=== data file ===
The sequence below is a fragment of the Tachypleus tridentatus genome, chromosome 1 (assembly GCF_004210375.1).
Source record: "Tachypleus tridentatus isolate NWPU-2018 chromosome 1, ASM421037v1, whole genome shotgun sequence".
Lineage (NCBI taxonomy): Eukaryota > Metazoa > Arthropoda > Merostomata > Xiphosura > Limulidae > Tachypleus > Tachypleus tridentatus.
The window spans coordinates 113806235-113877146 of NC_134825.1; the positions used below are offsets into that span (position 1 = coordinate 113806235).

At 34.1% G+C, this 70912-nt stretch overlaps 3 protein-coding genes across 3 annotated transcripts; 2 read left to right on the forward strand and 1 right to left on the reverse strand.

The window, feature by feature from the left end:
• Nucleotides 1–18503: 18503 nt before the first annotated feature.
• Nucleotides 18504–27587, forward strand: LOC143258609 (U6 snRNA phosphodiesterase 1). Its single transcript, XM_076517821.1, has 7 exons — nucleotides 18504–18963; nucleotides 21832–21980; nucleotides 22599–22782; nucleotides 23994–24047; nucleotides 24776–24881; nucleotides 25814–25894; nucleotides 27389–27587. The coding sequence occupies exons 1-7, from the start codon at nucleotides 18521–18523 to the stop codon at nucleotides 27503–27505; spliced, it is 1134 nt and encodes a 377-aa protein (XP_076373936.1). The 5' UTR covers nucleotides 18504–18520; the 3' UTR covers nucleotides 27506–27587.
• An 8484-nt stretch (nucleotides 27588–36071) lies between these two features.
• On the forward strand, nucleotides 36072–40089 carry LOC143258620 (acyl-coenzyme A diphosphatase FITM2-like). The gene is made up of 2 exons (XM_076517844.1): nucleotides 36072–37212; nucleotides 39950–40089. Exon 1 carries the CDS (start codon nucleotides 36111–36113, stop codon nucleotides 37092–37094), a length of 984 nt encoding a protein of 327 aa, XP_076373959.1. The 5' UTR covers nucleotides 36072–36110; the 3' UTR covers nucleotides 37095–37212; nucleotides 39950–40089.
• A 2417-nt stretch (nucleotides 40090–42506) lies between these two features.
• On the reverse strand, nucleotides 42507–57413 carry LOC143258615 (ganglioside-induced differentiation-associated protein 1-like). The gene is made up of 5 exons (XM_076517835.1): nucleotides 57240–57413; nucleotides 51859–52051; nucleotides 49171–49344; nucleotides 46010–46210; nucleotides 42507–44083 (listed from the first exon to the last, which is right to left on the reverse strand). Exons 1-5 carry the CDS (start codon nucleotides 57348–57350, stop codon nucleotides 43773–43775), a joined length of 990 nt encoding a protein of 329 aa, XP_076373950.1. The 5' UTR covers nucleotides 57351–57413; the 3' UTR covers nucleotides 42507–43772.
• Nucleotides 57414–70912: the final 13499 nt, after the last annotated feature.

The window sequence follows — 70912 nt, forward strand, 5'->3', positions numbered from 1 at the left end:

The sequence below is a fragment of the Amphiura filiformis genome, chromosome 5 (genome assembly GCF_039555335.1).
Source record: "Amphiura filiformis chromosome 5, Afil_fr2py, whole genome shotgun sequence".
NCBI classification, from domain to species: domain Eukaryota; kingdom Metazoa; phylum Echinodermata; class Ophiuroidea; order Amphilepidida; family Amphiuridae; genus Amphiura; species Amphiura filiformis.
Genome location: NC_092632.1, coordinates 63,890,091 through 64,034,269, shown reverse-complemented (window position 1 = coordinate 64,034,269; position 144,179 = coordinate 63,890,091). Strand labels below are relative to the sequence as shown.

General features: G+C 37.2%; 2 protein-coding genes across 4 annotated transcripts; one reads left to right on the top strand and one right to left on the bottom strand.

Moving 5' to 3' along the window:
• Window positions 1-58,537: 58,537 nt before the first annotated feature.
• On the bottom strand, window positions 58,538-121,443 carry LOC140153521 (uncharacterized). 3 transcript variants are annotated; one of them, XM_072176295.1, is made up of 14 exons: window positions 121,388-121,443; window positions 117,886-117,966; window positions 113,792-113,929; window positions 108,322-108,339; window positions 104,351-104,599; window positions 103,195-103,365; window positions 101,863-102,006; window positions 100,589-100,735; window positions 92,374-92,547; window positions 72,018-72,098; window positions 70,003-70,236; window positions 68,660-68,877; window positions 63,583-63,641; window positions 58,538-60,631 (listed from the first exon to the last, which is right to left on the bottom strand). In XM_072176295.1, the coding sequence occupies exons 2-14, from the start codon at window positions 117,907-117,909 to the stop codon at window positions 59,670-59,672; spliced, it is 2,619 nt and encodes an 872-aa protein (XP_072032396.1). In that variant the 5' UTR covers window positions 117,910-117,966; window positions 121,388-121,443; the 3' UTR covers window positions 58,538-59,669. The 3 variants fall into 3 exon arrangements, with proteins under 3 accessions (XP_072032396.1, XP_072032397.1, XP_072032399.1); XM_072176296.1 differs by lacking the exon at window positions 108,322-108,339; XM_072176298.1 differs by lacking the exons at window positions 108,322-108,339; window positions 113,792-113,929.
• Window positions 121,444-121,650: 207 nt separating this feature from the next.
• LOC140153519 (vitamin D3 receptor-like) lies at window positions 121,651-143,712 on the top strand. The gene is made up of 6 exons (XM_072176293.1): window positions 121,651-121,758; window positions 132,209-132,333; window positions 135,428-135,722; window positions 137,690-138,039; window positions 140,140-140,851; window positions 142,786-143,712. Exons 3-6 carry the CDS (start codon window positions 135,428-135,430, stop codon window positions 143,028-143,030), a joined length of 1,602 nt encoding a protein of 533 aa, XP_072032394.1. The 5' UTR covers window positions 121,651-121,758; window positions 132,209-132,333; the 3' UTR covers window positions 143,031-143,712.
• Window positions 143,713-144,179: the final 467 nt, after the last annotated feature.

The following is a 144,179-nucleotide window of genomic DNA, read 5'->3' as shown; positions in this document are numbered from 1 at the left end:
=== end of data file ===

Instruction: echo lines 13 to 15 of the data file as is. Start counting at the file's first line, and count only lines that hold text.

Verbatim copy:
• Nucleotides 57414–70912: the final 13499 nt, after the last annotated feature.

The window sequence follows — 70912 nt, forward strand, 5'->3', positions numbered from 1 at the left end:

The sequence below is a fragment of the Amphiura filiformis genome, chromosome 5 (genome assembly GCF_039555335.1).